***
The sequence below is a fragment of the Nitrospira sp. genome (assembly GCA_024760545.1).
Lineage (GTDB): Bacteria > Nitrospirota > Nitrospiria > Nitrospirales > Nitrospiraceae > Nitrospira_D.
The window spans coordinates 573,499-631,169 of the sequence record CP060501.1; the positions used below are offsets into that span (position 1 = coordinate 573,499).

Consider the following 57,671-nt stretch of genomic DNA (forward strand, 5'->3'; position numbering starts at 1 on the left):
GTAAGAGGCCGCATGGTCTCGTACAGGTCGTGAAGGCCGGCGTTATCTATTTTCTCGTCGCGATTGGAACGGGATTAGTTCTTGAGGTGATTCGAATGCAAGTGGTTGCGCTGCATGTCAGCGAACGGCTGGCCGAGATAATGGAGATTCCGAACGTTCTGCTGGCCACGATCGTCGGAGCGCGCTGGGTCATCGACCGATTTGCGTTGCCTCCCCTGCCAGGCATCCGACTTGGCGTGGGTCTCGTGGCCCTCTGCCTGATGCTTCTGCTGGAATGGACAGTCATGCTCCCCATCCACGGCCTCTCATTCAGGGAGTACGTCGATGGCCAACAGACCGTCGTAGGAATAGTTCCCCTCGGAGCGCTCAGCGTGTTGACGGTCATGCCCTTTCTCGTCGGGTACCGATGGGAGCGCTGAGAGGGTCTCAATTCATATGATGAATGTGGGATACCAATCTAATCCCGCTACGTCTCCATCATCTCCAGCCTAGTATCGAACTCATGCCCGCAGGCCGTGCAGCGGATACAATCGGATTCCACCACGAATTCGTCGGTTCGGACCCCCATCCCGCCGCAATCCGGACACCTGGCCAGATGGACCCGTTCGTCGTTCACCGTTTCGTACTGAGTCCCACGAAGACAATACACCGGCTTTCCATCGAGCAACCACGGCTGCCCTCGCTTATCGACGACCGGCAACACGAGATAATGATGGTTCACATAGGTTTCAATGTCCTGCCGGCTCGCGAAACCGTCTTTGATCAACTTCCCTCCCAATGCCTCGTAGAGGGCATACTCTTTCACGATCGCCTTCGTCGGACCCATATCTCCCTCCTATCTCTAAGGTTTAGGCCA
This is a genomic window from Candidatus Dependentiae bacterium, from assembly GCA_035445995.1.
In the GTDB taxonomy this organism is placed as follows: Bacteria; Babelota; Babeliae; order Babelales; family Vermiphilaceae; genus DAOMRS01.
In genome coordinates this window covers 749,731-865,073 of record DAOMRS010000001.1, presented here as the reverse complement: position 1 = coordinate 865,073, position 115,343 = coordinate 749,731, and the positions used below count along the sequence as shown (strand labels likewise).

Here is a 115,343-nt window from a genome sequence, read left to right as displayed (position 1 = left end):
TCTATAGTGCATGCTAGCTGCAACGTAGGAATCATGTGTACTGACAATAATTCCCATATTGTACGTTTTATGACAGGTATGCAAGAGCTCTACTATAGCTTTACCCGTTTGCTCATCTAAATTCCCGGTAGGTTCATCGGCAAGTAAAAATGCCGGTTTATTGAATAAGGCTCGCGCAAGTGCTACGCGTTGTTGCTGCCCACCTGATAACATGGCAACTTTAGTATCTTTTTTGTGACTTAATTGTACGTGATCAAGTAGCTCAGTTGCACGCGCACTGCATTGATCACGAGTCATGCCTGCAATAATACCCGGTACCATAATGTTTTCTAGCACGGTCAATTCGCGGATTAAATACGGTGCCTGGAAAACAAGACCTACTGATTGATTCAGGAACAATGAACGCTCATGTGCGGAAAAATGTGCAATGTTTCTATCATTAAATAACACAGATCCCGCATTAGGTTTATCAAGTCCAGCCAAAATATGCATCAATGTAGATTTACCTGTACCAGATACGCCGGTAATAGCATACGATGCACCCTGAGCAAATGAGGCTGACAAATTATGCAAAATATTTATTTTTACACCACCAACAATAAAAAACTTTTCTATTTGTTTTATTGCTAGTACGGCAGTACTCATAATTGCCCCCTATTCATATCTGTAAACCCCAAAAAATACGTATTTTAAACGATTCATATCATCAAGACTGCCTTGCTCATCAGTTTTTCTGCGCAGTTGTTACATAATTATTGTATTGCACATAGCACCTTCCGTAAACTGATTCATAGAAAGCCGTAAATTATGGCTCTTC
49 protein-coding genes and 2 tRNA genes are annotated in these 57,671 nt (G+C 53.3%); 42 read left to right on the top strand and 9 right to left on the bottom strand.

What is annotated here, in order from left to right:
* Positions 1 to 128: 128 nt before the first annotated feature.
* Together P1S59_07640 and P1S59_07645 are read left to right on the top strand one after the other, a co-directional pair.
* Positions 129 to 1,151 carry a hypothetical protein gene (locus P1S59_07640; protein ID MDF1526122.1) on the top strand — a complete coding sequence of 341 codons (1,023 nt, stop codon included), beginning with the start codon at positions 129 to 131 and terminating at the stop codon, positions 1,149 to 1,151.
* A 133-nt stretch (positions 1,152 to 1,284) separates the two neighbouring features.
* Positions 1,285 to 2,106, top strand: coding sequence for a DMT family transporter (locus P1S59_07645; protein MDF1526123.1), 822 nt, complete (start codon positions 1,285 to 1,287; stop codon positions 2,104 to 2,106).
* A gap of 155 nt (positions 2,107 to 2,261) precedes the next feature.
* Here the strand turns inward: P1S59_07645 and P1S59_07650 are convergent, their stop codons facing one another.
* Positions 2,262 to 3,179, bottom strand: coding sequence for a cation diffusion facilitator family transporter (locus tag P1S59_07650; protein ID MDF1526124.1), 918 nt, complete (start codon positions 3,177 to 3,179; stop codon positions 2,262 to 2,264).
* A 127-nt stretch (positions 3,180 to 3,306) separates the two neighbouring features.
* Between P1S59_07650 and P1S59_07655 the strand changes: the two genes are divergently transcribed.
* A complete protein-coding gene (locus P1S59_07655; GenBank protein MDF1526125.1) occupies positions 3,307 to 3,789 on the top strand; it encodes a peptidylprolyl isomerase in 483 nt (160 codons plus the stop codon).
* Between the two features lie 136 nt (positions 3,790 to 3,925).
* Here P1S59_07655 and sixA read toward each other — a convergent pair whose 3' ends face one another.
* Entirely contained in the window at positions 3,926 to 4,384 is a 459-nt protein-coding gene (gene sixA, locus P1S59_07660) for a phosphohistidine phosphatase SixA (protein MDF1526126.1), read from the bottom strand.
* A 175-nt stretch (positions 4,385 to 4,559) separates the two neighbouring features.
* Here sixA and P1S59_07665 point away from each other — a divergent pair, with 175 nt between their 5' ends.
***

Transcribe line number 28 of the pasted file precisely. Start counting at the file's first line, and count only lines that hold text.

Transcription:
* Here sixA and P1S59_07665 point away from each other — a divergent pair, with 175 nt between their 5' ends.